Powered by OpenAIRE graph
Found an issue? Give us feedback


Country: Belgium


157 Projects, page 1 of 32
  • Funder: EC Project Code: 771486
    Overall Budget: 2,000,000 EURFunder Contribution: 2,000,000 EUR

    Metastatic growth of cancer cells requires extracellular matrix (ECM) production. The current understanding is that transcription factors regulate ECM production and thus metastatic growth by increasing the expression of collagen prolyl 4-hydroxylase (CP4H). In contrast, we recently discovered that metabolism regulates CP4H activity independently of the known transcription factors. Specifically, we found that loss of pyruvate metabolism inhibits CP4H activity and consequently ECM–dependent breast cancer cell growth. Based on this discovery we propose the novel concept that metabolism regulates metastatic growth by increasing ECM production. In this project we will investigate the following questions: 1) What is the mechanism by which pyruvate regulates CP4H activity in breast cancer cells? To address this question we will investigate pyruvate metabolism and ECM production in 3D cultures of various breast cancer cell lines using 13C tracer analysis, metabolomics, and two-photon microscopy based ECM visualization. 2) How can this novel metabolic regulation be exploited to inhibit breast cancer-derived lung metastases growth? To address this question we will inhibit pyruvate metabolism in metastatic breast cancer mouse models using genetically modified cells and small molecules in combination with immuno- and chemotherapy. 3) How can this novel regulation be translated to different metastatic sites and cancers of different origin? To address this question we will determine the in vivo metabolism of breast cancer-, lung cancer-, and melanoma-derived liver and lung metastases (using metabolomics and 13C tracer analysis), and link it to ECM production (using two-photon microscopy based ECM visualization). With this project we will deliver a novel concept by which metabolism regulates metastatic growth. In a long-term perspective we expect that targeting this novel metabolic regulation will pave the way for an unexplored approach to treat cancer metastases.

  • Funder: EC Project Code: 101043257
    Overall Budget: 1,999,700 EURFunder Contribution: 1,999,700 EUR

    Plants contribute up to 80% of all biomass on earth. Despite their staggering diversity; dominant land plants share a highly important characteristic: the presence of a vascular system providing physical support and long distance transport. This is however not a simple binary trait, as some non-vascular mosses contain cells with conductive capacity resembling that of vascular plants. Available evidence indeed suggests that conductive tissues of non-vascular plants are functionally homologous to vascular tissues in vascular plants and can even be compared at a molecular level. However, the molecular players involved in conductive tissue development remain almost completely unknown. Moreover, although key molecular regulators of vascular tissue development have been identified in the model plant Arabidopsis, very few are shown to be functionally conserved across vascular plants. Despite their importance for growth and development, we thus have a limited understanding of the evolutionary conserved regulators of plant plumbing systems. In PIPELINES, I will consolidate my expertise in single-cell applications and build a dedicated team to identify conserved molecular players specific to vascular and conductive tissues by combining multi-species comparative single-cell and spatial transcriptomics with gene regulatory network inference; and characterize these factors using loss-of-function approaches. By comparing this data, I will determine the ancestral set of regulators sufficient to trigger specification and differentiation events in plants; and validate these through introduction of single-cell sample multiplexing in a heterologous system. By unravelling the molecular basis of vascular and conductive tissue development and identifying conserved core developmental regulators, the output of PIPELINES will act as a starting point for targeted engineering of vascular tissues; which holds great potential for improving plant biomass and productivity in crop species.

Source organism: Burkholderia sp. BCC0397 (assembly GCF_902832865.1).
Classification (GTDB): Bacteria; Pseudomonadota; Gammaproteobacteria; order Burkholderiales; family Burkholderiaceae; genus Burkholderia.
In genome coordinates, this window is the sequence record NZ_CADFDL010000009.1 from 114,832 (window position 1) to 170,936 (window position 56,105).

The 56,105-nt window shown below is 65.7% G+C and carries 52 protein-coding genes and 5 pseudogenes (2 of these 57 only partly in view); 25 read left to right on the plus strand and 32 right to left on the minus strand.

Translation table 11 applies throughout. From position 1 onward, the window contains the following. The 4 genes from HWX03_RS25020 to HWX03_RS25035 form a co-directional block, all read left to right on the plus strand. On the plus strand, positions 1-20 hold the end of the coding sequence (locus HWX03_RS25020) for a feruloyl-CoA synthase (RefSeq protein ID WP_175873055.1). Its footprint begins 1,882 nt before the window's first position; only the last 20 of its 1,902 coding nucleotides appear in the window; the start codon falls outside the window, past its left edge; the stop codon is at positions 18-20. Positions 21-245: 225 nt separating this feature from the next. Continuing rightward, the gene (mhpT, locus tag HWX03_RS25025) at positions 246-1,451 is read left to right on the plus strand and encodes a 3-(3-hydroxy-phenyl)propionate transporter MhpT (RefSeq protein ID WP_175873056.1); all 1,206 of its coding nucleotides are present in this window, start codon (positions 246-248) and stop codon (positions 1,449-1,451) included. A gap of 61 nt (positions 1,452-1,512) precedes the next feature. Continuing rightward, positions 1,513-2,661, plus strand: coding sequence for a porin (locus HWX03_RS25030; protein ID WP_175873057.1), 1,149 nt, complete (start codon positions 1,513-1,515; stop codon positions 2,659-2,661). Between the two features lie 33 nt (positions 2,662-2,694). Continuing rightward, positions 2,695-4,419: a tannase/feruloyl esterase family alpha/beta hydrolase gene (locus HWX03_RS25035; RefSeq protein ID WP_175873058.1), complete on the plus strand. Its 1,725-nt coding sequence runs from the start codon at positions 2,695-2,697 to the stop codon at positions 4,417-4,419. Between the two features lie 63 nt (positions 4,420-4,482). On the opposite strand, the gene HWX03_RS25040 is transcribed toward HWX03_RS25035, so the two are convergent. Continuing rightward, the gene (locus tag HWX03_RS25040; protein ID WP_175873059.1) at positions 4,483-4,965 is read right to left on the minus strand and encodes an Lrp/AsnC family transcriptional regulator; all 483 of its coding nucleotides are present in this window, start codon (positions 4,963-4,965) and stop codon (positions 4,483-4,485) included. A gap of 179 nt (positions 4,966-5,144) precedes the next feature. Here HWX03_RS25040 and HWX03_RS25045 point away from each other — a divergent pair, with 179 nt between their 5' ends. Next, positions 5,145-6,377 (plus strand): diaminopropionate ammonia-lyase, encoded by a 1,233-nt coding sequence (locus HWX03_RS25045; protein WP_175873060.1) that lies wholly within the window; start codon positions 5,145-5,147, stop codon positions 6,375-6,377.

• Funder: EC Project Code: 727674
    Overall Budget: 148,412 EURFunder Contribution: 148,412 EUR